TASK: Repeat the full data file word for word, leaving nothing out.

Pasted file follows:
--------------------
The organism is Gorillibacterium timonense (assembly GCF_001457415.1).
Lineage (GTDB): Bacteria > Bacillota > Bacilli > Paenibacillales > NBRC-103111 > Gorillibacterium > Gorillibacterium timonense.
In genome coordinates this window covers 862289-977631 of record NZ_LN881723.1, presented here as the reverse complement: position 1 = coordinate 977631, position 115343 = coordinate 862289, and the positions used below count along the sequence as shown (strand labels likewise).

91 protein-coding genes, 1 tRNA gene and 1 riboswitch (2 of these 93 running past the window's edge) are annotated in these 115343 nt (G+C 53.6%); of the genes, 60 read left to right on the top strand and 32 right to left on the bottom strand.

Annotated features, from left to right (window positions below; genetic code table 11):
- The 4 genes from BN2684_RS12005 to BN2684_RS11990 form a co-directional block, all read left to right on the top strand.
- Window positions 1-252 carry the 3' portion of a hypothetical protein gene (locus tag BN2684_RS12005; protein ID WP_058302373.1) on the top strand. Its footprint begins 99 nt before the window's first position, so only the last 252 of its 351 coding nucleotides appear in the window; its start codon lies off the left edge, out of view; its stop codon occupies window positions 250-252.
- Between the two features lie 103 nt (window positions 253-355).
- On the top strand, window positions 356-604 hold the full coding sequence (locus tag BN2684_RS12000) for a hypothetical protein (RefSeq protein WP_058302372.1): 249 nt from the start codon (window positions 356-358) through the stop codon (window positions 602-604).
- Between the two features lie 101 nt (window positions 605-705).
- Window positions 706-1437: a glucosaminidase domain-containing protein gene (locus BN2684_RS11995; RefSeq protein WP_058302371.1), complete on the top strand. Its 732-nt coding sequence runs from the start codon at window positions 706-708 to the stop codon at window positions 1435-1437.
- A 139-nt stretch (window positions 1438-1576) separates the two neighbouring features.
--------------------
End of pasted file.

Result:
The organism is Gorillibacterium timonense (assembly GCF_001457415.1).
Lineage (GTDB): Bacteria > Bacillota > Bacilli > Paenibacillales > NBRC-103111 > Gorillibacterium > Gorillibacterium timonense.
In genome coordinates this window covers 862289-977631 of record NZ_LN881723.1, presented here as the reverse complement: position 1 = coordinate 977631, position 115343 = coordinate 862289, and the positions used below count along the sequence as shown (strand labels likewise).

91 protein-coding genes, 1 tRNA gene and 1 riboswitch (2 of these 93 running past the window's edge) are annotated in these 115343 nt (G+C 53.6%); of the genes, 60 read left to right on the top strand and 32 right to left on the bottom strand.

Annotated features, from left to right (window positions below; genetic code table 11):
- The 4 genes from BN2684_RS12005 to BN2684_RS11990 form a co-directional block, all read left to right on the top strand.
- Window positions 1-252 carry the 3' portion of a hypothetical protein gene (locus tag BN2684_RS12005; protein ID WP_058302373.1) on the top strand. Its footprint begins 99 nt before the window's first position, so only the last 252 of its 351 coding nucleotides appear in the window; its start codon lies off the left edge, out of view; its stop codon occupies window positions 250-252.
- Between the two features lie 103 nt (window positions 253-355).
- On the top strand, window positions 356-604 hold the full coding sequence (locus tag BN2684_RS12000) for a hypothetical protein (RefSeq protein WP_058302372.1): 249 nt from the start codon (window positions 356-358) through the stop codon (window positions 602-604).
- Between the two features lie 101 nt (window positions 605-705).
- Window positions 706-1437: a glucosaminidase domain-containing protein gene (locus BN2684_RS11995; RefSeq protein WP_058302371.1), complete on the top strand. Its 732-nt coding sequence runs from the start codon at window positions 706-708 to the stop codon at window positions 1435-1437.
- A 139-nt stretch (window positions 1438-1576) separates the two neighbouring features.